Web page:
“Net worth tripled between 2000 and 2020 to $510 trillion, or 6.1 times global GDP, with China accounting for one-third of global growth.
“Households are the final owners of 95 percent of net worth, half in the form of real assets, mostly housing, and the rest in financial assets such as equity, deposits, and pension funds.
“Net worth per capita ranged from $46,000 in Mexico to $351,000 in Australia in our sample. In China and the United States, the top 10 percent of households owned two thirds of wealth”, McKinsey report printed.
Mckinsey report hinted that two-thirds of global net worth is stored in real estate and only about 20 percent in other fixed assets, raising questions about whether societies store their wealth productively.
The value of residential real estate amounted to almost half of global net worth in 2020, while corporate and government buildings and land accounted for an additional 20 percent.
Assets that drive much of economic growth—infrastructure, industrial structures, machinery and equipment, intangibles—as well as inventories and mineral reserves make up the rest.
Except in China and Japan, non-real estate assets made up a lower share of total real assets than in 2000. Despite the rise of digitization, intangibles are just 4 percent of net worth: they typically lose value to competition and commoditization, with notable exceptions.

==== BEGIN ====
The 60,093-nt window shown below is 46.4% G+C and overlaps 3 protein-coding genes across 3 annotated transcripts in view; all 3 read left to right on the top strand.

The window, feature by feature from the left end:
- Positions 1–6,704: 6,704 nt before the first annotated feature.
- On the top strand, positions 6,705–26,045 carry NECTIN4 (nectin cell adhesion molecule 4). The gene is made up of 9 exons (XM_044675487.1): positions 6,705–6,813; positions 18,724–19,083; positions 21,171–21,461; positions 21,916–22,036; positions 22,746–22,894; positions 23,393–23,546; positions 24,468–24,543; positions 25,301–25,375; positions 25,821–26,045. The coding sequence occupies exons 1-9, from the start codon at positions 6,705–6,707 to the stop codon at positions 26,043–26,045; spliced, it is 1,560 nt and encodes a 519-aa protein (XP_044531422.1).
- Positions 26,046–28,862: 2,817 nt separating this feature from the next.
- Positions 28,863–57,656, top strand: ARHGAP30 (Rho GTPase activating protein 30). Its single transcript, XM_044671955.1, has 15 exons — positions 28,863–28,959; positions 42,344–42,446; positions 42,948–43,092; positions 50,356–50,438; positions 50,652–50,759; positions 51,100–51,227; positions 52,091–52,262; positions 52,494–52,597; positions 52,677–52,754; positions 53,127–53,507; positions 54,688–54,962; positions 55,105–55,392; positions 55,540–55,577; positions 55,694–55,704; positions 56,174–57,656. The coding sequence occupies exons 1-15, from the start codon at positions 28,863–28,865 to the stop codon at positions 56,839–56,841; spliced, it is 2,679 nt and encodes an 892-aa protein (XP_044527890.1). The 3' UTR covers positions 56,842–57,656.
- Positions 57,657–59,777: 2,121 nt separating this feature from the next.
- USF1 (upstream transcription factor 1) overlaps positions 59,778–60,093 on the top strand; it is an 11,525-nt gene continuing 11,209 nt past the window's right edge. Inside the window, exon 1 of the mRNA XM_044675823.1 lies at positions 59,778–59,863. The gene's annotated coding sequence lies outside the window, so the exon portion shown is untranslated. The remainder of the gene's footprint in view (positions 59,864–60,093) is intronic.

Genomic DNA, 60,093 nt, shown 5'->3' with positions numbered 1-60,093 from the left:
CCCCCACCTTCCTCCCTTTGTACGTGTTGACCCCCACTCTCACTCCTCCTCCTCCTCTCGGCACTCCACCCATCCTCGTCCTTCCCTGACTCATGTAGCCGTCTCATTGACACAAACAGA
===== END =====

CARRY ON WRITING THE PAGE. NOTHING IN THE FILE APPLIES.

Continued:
Mckinsey said the analysis does not address nonmarket stores of value such as human or natural capital, adding that asset values are now nearly 50 percent higher than the long-run average relative to income.
Net worth and GDP historically moved in sync at the global level, with country-specific deviations followed by corrections, as in Japan in 1990, the report noted.
However, in the countries in McKinsey sample, net worth in 2020 was nearly 50 percent higher relative to income than the long-run average between 1970 and 1999.
It was also noted that asset price increases above inflation propelled by low interest rates drove this divergence while saving and investment accounted for only 28 percent of net worth growth.
McKinsey report noted that in 2000–20, annual post-inflation valuation gains quadrupled compared with earlier decades and almost caught up with the returns from the operation of assets, which declined.
For every $1 in net new investment, the global economy created almost $2 in new debt, it added while noting that financial assets and liabilities held outside the financial sector grew much faster than GDP, and at an average of 3.7 times cumulative net investment between 2000 and 2020.
“As asset prices rose, economy wide loan-to-value (LTV) ratios, which compare debt to produced assets, remained constant at about 80 percent on average, but exceeded 100 percent in Canada, Japan, and the United Kingdom”.
While the cost of debt declined sharply relative to GDP, thanks to lower interest rates, high LTV ratios raise questions about financial exposure and how the financial sector allocates capital to investment, the report stated.
Explaining how the future may unfold, and what economic actors do, Mckinsey sees three potential scenarios including a new paradigm in which the value of assets relative to income is higher, in part because of demographic changes and a higher propensity to save among high-income households.